G. China Disclosure

In addition to the disclosure requirements in process under the HCFA Act, as discussed above, SEC Chair Gary Gensler issued a statement on disclosure topics involving Chinese issuers, particularly those that use a Variable Interest Entity (“VIE”) structure. [23] The guidance specifically addressed registration statements, but the requirements are suggestive also for the Annual Report of any issuer that has a VIE structure.

III. Additional Considerations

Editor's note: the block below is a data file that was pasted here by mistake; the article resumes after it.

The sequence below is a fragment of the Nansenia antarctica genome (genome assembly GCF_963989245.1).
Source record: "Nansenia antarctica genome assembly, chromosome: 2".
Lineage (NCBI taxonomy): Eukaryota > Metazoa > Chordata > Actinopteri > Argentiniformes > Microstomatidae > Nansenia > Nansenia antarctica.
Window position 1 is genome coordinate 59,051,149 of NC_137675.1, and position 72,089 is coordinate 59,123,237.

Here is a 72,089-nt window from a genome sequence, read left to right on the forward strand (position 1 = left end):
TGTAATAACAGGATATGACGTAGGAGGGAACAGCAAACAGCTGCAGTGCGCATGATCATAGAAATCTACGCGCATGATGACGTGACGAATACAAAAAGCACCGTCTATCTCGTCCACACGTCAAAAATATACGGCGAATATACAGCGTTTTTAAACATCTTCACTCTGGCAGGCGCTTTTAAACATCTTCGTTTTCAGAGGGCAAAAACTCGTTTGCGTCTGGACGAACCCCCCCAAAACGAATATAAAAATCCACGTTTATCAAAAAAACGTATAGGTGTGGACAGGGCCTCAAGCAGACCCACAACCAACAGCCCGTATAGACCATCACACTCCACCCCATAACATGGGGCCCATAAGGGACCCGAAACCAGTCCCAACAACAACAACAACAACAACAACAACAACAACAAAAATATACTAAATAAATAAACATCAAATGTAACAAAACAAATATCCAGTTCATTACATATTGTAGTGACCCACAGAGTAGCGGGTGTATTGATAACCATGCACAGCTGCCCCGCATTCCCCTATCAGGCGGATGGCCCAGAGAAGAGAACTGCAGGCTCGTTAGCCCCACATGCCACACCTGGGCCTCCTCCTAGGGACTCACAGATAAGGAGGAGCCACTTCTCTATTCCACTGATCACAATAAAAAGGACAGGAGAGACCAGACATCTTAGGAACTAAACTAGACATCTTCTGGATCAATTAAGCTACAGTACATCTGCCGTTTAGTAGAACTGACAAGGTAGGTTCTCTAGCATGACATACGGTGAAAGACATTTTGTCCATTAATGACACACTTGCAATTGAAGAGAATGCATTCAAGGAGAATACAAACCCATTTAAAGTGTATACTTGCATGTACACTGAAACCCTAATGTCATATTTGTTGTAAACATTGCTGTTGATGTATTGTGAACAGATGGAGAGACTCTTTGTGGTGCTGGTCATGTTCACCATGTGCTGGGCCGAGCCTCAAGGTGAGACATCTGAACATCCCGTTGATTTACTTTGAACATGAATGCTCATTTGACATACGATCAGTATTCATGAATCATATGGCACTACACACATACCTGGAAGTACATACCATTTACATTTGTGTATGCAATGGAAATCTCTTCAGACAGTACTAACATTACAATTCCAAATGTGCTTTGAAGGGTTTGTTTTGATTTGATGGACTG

• Financial Disclosures about Acquired and Disposed Businesses. In May 2020, the SEC adopted a number of changes to the disclosure requirements that apply to companies that are acquiring or disposing of a significant business. [24] These rules apply to registration statements under the 1933 Act and to Form 10-K, but not to annual reports on Form 20-F. However, an FPI with a shelf registration statement may want to consider having updated financial statements prepared and available. Among other things, the amendments update the significance tests in Rule 1-02(w), require the financial statements of the acquired business to cover no more than the two most recent fiscal years, and permit target financial statements to be prepared under IFRS or reconciled to IFRS where (i) the acquiring company is an FPI that reports under IFRS and the target company is a foreign business using home-country GAAP or (ii) the target company is an FPI. These amendments also modify the adjustment requirements for acquisition pro forma financial statements. These new rules are mandatory for fiscal years ending on or after January 1, 2021. Companies that are making or considering significant acquisitions or dispositions should read our full alert memo available here.